Anyone using MS Hands-on Labs for study?

GBAKER2204GBAKER2204 Member Posts: 91 ■■□□□□□□□□
Is anyone using MS Hands-on Labs for study, rather than building a home lab? I know that for other vendors the hands on labs have got to a point where they can be used without the large expenditure that a home lab may incur, but wasn't sure if the MS ones were usable in the same way.
WIP: 2017 - VCP6.5-DCV (Achieved), VCAP6-DCV, Citrix CCA-V

Comments

  • EnticlesEnticles Member Posts: 68 ■■■□□□□□□□
    whilst the cost of building a home lab can be quite expensive when it comes to the likes of cisco or juniper studies. the microsoft ones are suprisingly cheap to do.

    for example, i have the following setup:

    AMD FX-8350 8 core CPU
    32GB of RAM
    512GB - 2 x 256GB hard drives in RAID 0 (need the IOPS)
    Windows 10 pro.

    this is the PC i built as a gaming computer back in the day... but still serving me well as a lab computer. can run 6+ VM's in hyperV with minimal impact in performance and responsiveness :)

    a system similar in spec to this now would be really cheap if you bought pre-owned, and definitely less than $1000 if you bought all-new parts.

    this system is likely to be able to run ANY windows server labs that i throw at it for the forseeable future. hope that helps
    Current Certifications: CompTIA A+, CompTIA Network+, Microsoft MCTS 70-640
    Currently pursuing: CompTIA Security+, Microsoft 70-410
    2018 Roadmap - MCSA: Windows Server 2012: 70-410 [ ], 70-411 [ ], 70-412 [ ]
  • poolmanjimpoolmanjim MCSE, MCSA: 2016, MCSA: 2012 KC, KS, USAMember Posts: 285 ■■■□□□□□□□
    Microsoft does offer some labs but they aren't necessarily comprehensive, and I found them to be a little buggy. I highly suggest building a homelab of some kind, even if it is something simple.
    https://technet.microsoft.com/en-us/virtuallabs/bb467605.aspx

    I did use the Boson virtual labs in the past for the 70-412 and found them a little helpful. They did offer packs for the full exam content but they weren't cheap.

    If you have a decent computer (16GB of RAM recommended; 8GB the minimum) you could run a local Hypervisor (Windows 10 Pro will allow for Hyper-V, otherwise look at VirtualBox). 8GB should be enough to run a couple of VMs and get through the first couple of tests before you'd need a little more juice.

    The last thing I could suggest is to look into using Azure VMs. This will incur a cost but if you are in the free trial period you can get a lot done in 30 days before you have to pay. Just make sure and be proactive about powering your VMs off if you aren't using them. Also, try to set your VMs in testing mode, it makes them cost a little less and ruins the SLA on them.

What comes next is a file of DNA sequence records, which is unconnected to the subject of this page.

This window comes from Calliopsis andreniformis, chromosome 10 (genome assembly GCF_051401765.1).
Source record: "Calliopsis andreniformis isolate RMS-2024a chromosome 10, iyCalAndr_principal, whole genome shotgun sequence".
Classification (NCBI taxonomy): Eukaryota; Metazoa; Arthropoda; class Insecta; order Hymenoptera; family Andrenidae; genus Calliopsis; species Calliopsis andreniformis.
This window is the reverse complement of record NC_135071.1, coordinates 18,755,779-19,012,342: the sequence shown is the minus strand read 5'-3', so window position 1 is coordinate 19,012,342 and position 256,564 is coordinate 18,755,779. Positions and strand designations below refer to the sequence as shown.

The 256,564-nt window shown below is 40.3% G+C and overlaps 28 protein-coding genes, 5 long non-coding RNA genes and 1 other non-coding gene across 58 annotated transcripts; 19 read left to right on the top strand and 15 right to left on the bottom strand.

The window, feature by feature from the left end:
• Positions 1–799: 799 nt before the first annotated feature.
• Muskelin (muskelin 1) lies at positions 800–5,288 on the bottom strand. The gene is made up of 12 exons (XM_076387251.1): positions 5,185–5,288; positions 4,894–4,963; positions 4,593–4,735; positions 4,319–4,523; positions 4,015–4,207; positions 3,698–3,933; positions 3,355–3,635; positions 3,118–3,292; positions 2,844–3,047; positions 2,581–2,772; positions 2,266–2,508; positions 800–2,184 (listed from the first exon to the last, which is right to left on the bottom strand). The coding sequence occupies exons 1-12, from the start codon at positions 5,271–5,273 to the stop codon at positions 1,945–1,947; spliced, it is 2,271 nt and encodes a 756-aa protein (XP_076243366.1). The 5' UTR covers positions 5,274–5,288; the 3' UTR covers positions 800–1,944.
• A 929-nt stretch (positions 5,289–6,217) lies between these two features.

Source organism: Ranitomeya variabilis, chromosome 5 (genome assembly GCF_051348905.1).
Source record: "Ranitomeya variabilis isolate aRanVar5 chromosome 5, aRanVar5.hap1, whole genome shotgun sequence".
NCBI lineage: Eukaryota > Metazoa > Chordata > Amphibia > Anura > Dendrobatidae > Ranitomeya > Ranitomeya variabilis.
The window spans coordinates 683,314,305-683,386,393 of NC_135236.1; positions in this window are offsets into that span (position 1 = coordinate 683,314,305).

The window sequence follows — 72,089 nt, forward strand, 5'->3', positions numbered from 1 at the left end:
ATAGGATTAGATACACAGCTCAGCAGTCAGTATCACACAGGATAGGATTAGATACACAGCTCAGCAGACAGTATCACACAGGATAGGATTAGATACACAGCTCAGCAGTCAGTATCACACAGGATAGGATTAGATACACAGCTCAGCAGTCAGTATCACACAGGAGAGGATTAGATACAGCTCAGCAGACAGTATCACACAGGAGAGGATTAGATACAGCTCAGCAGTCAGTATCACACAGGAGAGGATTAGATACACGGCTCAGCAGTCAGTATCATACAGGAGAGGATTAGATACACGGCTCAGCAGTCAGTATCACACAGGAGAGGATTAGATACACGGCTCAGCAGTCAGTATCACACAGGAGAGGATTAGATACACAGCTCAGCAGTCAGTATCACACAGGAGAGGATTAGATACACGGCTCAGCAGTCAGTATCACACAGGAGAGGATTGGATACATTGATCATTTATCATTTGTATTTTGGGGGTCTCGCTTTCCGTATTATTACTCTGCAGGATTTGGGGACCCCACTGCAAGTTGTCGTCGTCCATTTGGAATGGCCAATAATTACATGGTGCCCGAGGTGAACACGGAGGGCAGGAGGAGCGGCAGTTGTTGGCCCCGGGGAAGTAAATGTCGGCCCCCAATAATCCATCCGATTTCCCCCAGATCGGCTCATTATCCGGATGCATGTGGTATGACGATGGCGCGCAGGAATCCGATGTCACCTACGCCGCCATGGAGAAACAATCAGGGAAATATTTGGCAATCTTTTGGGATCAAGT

2019 Goals: Security+
    2020 Goals: 70-744, Azure
    Completed: MCSA 2012 (01/2016), MCSE: Cloud Platform and Infrastructure (07/2017), MCSA 2017 (09/2017)
    Future Goals: CISSP, CCENT
  • duta74duta74 Member Posts: 143
    I found Azure HOL are pretty cool:
    https://www.microsoft.com/handsonlabs/SelfPacedLabs
    They are enough to build base of Azure knowledge without paying for Subscription.
  • stunnedsoupstunnedsoup Member Posts: 120
    poolmanjim wrote: »
    Microsoft does offer some labs but they aren't necessarily comprehensive, and I found them to be a little buggy. I highly suggest building a homelab of some kind, even if it is something simple.
    https://technet.microsoft.com/en-us/virtuallabs/bb467605.aspx

    I agree here. Anything GP related I do on my personal lab (VMware Workstation w/ 2012 R2 evals + Win 10 evals). I can never get GP to work how I want it to in the TechNet labs. Albeit, they're great for using at work during my lunch break or if I'm away. I mainly use these to explore and get familiar with features/settings/tabs/etc. But, I just feel more "in control" with my home lab. I'll create random scenarios in my head and try to lab it at home. Also, if you break something with your home lab you are forced to fix it, whereas the online HOL you can just restart whenever you want.
    duta74 wrote: »
    I found Azure HOL are pretty cool:
    https://www.microsoft.com/handsonlabs/SelfPacedLabs
    They are enough to build base of Azure knowledge without paying for Subscription.

    Thanks for sharing this. I never saw this until now. This can be very helpful.
    Cisco: CCENT COLOR=#ff0000]✔[/COLOR CCNA COLOR=#ff0000]✔[/COLOR || MCSE: 70-410 COLOR=#ff0000]✔[/COLOR 70-411 [ ] 74-409 COLOR=#ff0000]✔[/COLOR 70-534 [ ] || VMWare: VCP [ ]
  • blargoeblargoe Self-Described Huguenot NC, USAMember Posts: 4,174 ■■■■■■■■■□
    They are a nice supplement, but do not give you enough hands-on by themselves to pass the certification tests, in my experience. I still recommend doing them.
    IT guy since 12/00

    Recent: 11/2019 - RHCSA (RHEL 7); 2/2019 - Updated VCP to 6.5 (just a few days before VMware discontinued the re-cert policy...)
    Working on: RHCE/Ansible
    Future: Probably continued Red Hat Immersion, Possibly VCAP Design, or maybe a completely different path. Depends on job demands...
  • Cisco InfernoCisco Inferno Member Posts: 1,034 ■■■■■■□□□□
    Sure they are locked to 2 hours each without saving, but if you do some of the more advanced labs, you'll have the number of servers you want with full access to install roles, and work with what you have.

    Its cheaper and convenient and isnt an emulation. CBT Nuggests uses the same systems but actually dumb it down for the exam topics. with the MS official labs they are set for particular tasks which do count for exams. Things like a failover clustering lab, or a migration lab. Things people want at work.

    I do the same thing with my Cisco CCNP lab subscription. Use it for CCNP courses at uni, and use it for complex CCNA topics as I am due for a recert soon
    2019 Goals
    CompTIA Linux+
    [ ] Bachelor's Degree
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